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Nightlife in the Marais

Le CUD Bar

When the bars and restaurants start close, the party is far from over in the Marais. Things at the Cud, an unfortunately-named but sinfully fun venue, start to heat up around 2am as party-seekers leave other venues for this classic and basic cave bar. Located off Rue du Temple on a tiny street, this is one of the best late-night spots in the Marais. The seating area upstairs is for amateurs, since the real party is in the vaulted cave below. Two bars serve pricey drinks all night long as the DJ spins a fun and current mix of pop tracks and house music – and he sometimes takes requests if you’re polite. The clientele, as per usual, is mixed, but notably younger and very friendly, sometimes too friendly, with a lot more cruising than many of the other bars. Those looking to get up close and personal with a Parisian shouldn’t have too hard of a time here, since space is at a premium, but a healthy dose of international men also frequent Cud since late night options in the Marais are few. Make sure you check your coat, it gets hot down there.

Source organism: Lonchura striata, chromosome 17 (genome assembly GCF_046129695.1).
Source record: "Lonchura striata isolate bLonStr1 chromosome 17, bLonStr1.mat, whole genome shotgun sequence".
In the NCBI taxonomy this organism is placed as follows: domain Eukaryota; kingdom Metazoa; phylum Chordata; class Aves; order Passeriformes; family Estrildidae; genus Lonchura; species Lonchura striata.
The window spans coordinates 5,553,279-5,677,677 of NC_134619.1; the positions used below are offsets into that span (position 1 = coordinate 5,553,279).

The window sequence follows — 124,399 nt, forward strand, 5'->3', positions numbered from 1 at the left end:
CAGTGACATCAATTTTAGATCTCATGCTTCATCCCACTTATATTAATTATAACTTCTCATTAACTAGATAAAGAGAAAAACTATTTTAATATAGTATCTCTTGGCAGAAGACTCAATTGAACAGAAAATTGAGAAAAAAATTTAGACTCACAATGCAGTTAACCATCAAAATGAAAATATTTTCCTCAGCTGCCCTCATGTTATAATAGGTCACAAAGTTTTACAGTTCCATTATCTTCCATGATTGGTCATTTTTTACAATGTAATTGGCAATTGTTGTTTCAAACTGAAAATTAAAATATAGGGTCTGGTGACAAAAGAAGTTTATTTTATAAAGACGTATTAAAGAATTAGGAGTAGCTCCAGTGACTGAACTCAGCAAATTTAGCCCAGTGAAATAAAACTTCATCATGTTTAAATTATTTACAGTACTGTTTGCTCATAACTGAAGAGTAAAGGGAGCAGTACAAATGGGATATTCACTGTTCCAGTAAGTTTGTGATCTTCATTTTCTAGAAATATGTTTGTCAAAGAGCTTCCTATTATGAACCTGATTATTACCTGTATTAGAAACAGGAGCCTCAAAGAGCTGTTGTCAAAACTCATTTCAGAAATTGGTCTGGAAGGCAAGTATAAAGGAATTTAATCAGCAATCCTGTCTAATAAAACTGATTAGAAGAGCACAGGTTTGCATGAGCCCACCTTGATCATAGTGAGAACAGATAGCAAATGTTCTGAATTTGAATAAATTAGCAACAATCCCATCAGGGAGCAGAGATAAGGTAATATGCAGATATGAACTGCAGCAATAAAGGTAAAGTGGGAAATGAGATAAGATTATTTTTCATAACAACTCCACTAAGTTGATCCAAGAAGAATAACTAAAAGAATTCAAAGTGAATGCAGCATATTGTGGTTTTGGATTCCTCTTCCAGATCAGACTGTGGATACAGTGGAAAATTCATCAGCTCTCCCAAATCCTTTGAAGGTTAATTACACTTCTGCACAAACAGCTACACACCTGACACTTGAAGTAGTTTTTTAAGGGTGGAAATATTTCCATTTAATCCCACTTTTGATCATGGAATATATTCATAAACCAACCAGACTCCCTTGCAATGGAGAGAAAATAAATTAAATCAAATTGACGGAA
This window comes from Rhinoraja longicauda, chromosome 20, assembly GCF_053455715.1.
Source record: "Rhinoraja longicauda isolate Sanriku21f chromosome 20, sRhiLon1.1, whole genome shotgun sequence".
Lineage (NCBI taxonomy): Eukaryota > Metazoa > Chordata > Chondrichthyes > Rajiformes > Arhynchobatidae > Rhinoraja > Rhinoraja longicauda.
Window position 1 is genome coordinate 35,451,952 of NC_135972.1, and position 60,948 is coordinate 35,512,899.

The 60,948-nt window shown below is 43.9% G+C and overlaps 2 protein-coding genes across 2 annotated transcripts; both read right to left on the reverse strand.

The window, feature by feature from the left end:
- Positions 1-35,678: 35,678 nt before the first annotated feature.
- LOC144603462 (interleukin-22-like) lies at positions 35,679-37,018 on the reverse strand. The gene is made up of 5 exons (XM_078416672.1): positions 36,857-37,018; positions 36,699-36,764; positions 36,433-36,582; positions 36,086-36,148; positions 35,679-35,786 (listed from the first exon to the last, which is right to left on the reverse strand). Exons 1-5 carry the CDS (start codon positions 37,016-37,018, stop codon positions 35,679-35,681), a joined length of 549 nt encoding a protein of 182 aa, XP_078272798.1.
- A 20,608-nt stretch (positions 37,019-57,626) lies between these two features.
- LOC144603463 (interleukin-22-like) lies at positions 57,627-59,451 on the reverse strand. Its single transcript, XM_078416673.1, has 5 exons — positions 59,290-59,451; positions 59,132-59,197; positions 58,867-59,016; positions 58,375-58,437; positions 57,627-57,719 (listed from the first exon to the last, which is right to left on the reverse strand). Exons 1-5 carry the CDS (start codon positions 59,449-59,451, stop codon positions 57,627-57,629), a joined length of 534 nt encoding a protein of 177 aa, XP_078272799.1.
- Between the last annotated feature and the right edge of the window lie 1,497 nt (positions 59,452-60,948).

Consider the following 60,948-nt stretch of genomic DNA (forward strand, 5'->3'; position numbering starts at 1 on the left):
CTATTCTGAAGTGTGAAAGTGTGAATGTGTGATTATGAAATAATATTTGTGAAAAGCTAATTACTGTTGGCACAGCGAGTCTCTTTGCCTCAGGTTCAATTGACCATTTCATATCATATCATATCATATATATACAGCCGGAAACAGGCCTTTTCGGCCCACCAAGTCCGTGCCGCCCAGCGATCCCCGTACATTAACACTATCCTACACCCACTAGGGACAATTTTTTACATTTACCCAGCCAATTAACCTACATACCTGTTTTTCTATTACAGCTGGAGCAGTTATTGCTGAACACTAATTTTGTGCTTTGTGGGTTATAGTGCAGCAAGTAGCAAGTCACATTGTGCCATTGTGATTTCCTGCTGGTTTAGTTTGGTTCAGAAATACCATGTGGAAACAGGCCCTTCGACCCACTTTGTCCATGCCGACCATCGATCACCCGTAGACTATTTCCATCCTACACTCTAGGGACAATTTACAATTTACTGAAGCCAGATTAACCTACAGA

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The Marais

Le Tango (La Boîte à Frissons)

Come too early in the evening and you’ll be more than welcome to join the couple’s tango class at this old dance hall. If that’s not your thing, wait until around 1am when the theme switches over to an all-out dance party in this gay hot spot tucked away on the northern edge of the Marais. The décor is still red and fiery with a touch of kitsch, but the wooden dance floor gives way to dancers jiving to Katy Perry and Rihanna instead of Juan d’Arienzo. Ladies and gents are all invited to Tango, though you’ll find mostly local boys looking to dance off the beers consumed in the neighbourhood’s many gay bars. It also attracts a fair amount of internationals, so you may run into a few Norwegians, Italians, or Brits among the mix. Overall, it’s young, it’s pretty, and it’s mostly unpretentious with a touch of hipster – just be prepare to queue up before heading inside and grabbing a drink at the bar (not included in the €9 entry). There’s an interior smoking room, well, closet, so don’t even think about leaving once you check your coat. There’s plenty of seating to rest those weary feet, which will be dancing until dawn.

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3rd arrondissement

Lizard Lounge

Critics' choice